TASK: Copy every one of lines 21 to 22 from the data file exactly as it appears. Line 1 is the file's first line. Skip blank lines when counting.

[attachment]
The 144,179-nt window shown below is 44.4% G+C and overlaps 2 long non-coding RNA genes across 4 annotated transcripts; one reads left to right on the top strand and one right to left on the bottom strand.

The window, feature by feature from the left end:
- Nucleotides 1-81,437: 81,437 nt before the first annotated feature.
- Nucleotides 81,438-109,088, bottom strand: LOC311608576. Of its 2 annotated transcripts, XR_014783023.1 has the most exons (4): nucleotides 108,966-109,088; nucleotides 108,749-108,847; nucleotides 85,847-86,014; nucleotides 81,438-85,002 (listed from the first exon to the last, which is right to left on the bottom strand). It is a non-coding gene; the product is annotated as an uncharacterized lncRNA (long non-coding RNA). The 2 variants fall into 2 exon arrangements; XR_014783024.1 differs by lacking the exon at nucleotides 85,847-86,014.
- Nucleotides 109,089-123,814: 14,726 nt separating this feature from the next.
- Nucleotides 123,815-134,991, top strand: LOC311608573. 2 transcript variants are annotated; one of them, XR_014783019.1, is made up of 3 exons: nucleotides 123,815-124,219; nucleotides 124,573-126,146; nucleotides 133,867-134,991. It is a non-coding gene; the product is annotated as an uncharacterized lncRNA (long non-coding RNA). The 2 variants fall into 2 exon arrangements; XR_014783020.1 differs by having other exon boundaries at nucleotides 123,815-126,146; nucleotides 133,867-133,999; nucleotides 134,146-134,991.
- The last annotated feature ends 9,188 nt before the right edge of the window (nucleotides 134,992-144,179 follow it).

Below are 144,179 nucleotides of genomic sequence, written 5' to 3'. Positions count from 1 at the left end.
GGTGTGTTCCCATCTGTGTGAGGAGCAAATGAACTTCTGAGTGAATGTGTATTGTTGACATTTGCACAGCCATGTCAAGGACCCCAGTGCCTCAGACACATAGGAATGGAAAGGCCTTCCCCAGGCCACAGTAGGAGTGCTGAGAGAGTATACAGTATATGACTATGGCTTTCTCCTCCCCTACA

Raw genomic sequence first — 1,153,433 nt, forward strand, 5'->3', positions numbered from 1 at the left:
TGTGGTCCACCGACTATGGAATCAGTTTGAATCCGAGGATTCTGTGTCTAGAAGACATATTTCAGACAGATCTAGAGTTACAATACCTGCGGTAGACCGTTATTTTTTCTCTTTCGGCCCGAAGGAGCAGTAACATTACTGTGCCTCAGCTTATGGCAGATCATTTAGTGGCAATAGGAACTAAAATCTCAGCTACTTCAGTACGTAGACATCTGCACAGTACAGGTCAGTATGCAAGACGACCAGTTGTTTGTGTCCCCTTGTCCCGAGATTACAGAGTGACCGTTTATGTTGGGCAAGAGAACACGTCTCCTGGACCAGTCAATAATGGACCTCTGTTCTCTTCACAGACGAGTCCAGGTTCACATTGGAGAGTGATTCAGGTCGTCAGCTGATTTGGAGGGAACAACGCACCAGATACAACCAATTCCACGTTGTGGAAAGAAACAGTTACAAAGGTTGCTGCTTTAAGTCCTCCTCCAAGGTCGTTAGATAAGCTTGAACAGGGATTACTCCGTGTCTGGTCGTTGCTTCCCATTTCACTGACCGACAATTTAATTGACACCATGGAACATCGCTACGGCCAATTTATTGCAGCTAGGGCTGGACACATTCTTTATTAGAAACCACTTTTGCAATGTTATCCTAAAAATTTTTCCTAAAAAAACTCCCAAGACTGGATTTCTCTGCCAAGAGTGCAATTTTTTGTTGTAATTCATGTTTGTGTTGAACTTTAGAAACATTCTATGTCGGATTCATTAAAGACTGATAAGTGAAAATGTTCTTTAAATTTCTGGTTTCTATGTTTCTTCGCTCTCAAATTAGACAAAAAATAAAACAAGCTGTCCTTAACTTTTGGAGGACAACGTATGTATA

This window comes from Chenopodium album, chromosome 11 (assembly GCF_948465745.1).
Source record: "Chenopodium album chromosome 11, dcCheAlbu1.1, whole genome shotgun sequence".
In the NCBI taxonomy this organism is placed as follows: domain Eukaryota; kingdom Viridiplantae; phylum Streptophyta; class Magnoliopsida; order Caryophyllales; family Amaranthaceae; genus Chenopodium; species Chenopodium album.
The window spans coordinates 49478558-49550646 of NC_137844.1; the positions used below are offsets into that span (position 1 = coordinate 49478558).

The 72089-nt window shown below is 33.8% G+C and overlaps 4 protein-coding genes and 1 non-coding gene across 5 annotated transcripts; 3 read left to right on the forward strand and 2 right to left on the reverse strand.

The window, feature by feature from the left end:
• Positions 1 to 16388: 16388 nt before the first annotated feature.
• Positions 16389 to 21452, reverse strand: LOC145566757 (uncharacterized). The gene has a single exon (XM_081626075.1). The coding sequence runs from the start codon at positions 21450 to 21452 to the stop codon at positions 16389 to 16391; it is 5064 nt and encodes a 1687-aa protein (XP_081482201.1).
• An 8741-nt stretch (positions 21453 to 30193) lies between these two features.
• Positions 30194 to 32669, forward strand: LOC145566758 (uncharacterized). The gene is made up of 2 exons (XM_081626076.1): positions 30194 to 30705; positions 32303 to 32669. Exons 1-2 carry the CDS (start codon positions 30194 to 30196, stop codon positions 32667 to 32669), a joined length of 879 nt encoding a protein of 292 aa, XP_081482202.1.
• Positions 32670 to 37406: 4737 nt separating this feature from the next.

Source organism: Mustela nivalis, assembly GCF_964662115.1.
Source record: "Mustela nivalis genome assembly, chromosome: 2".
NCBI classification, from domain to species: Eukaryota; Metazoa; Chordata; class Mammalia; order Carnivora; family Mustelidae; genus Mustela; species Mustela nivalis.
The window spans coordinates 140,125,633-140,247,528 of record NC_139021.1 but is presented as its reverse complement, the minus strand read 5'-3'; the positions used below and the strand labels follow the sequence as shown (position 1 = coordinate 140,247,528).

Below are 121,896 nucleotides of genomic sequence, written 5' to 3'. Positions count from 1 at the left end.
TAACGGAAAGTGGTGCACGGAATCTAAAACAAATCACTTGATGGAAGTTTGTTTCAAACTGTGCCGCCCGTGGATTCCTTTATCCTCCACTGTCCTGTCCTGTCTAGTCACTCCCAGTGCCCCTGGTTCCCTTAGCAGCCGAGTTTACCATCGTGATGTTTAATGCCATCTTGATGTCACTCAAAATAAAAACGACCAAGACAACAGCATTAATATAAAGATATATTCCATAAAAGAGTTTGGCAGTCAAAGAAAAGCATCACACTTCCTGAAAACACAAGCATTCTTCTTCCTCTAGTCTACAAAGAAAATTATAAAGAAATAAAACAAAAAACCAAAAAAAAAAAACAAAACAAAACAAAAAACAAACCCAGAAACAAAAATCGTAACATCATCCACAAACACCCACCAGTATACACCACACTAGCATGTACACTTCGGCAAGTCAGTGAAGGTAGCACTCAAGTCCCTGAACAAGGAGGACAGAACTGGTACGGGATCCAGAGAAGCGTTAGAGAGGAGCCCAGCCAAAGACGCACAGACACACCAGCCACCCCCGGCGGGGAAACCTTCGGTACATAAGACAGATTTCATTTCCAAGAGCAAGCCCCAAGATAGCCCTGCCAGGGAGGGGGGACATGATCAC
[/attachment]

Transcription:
• Positions 30194 to 32669, forward strand: LOC145566758 (uncharacterized). The gene is made up of 2 exons (XM_081626076.1): positions 30194 to 30705; positions 32303 to 32669. Exons 1-2 carry the CDS (start codon positions 30194 to 30196, stop codon positions 32667 to 32669), a joined length of 879 nt encoding a protein of 292 aa, XP_081482202.1.
• Positions 32670 to 37406: 4737 nt separating this feature from the next.